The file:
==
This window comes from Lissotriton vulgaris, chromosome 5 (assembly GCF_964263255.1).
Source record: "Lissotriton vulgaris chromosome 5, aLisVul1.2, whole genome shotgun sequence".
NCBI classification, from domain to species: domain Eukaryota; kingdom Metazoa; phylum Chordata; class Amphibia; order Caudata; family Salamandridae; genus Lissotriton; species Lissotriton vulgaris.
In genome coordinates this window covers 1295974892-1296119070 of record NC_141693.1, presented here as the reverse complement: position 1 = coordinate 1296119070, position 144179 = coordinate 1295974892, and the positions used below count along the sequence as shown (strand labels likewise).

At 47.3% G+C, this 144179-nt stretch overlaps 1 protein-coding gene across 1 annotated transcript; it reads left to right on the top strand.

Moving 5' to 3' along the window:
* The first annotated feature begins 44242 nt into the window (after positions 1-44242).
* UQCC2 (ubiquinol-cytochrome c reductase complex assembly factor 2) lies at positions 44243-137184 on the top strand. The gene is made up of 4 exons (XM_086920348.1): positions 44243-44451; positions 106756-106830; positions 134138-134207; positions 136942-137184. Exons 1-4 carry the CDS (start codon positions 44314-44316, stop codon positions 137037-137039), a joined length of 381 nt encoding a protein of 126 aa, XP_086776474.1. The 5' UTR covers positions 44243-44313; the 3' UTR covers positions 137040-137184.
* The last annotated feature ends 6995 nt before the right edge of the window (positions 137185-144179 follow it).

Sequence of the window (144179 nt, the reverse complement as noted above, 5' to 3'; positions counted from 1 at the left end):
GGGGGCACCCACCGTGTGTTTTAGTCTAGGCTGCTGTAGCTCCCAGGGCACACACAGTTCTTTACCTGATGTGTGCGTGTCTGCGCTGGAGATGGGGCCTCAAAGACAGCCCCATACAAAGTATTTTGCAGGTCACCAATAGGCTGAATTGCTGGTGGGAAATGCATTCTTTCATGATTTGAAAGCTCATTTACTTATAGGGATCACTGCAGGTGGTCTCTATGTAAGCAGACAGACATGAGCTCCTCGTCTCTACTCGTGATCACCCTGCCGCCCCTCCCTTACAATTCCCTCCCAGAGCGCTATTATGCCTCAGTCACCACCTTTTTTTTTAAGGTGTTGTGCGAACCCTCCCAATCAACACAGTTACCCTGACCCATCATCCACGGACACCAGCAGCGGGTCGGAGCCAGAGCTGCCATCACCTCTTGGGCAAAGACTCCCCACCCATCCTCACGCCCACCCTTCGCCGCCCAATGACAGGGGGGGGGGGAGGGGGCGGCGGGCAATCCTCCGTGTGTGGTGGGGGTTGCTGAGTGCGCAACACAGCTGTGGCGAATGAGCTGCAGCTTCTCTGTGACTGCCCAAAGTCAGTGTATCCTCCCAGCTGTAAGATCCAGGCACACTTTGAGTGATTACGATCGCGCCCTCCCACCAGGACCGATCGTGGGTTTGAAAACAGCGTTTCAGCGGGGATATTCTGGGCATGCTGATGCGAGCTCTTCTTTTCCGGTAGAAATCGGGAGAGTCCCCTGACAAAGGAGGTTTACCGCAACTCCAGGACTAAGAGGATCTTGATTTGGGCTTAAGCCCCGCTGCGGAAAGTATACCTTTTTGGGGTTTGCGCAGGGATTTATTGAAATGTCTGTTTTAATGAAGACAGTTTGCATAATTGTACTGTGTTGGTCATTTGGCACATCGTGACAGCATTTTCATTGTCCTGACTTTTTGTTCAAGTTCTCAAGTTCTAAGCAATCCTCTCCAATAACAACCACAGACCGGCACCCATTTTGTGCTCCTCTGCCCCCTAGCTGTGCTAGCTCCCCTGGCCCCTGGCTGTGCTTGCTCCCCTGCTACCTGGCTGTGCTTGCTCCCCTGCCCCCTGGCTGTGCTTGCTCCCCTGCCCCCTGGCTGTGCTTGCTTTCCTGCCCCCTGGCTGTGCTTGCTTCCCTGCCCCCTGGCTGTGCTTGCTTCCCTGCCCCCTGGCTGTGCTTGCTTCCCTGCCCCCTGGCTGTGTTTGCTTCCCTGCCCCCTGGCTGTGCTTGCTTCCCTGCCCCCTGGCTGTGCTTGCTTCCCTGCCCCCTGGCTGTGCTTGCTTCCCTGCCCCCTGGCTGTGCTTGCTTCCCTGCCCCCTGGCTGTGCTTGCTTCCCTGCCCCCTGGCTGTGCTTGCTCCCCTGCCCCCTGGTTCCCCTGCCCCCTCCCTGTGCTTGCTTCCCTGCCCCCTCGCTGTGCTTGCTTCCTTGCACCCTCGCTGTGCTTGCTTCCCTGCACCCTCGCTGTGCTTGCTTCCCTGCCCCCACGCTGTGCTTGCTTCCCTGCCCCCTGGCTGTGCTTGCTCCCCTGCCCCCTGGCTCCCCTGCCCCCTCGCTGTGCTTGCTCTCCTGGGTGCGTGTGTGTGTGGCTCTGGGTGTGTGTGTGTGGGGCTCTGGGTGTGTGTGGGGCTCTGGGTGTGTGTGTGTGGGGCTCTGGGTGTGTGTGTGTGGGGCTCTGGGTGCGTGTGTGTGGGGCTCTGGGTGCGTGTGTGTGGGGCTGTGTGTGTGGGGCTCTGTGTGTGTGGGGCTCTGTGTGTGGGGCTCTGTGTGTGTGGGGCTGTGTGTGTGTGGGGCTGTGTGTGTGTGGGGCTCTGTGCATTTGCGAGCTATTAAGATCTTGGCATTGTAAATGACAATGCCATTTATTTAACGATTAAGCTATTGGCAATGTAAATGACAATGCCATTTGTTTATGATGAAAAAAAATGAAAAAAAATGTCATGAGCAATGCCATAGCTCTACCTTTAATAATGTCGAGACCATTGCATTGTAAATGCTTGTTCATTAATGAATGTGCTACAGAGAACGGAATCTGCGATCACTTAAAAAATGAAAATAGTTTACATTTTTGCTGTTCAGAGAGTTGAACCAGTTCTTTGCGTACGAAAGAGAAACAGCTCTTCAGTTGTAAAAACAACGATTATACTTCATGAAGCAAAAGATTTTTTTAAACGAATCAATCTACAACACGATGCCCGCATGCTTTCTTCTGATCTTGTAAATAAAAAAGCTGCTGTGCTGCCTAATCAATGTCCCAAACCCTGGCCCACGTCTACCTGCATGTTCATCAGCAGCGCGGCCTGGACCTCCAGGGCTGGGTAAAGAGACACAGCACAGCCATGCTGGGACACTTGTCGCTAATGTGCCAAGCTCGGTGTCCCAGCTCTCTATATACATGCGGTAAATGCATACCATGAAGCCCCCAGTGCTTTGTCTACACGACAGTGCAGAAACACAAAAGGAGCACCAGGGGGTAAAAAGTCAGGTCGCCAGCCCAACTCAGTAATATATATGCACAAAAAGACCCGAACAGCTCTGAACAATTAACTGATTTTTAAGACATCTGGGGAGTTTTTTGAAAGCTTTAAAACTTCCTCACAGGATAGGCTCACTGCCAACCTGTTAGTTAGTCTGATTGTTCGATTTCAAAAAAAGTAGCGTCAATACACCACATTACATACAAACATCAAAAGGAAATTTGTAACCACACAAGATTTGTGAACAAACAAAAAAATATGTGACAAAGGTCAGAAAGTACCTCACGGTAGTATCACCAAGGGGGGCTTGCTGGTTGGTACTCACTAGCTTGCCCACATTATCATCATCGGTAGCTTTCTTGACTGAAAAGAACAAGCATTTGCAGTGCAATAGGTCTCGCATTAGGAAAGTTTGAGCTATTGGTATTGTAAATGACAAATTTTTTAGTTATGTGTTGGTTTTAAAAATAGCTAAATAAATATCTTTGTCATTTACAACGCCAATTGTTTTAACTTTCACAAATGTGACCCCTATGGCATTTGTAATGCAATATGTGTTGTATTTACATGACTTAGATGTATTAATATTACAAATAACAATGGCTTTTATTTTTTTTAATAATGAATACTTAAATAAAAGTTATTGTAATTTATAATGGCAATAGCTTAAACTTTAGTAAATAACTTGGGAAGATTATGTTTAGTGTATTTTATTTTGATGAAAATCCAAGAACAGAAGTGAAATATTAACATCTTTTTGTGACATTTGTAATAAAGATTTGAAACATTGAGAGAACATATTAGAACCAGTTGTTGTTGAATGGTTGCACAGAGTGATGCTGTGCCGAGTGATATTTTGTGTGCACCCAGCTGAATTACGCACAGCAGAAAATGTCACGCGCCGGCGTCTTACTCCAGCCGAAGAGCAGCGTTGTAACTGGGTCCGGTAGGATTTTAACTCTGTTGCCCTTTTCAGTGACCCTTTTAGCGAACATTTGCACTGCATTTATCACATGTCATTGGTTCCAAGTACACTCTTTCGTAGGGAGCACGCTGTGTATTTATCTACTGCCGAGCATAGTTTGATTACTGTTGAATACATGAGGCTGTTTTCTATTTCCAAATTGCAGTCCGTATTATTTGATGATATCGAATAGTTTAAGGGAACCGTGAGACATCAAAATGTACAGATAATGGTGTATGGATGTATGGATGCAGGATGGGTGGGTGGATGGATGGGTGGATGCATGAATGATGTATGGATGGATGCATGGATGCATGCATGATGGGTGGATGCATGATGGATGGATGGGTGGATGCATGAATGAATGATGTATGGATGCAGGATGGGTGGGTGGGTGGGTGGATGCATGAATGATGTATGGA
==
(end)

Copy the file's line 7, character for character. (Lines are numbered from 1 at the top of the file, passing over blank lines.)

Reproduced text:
* The first annotated feature begins 44242 nt into the window (after positions 1-44242).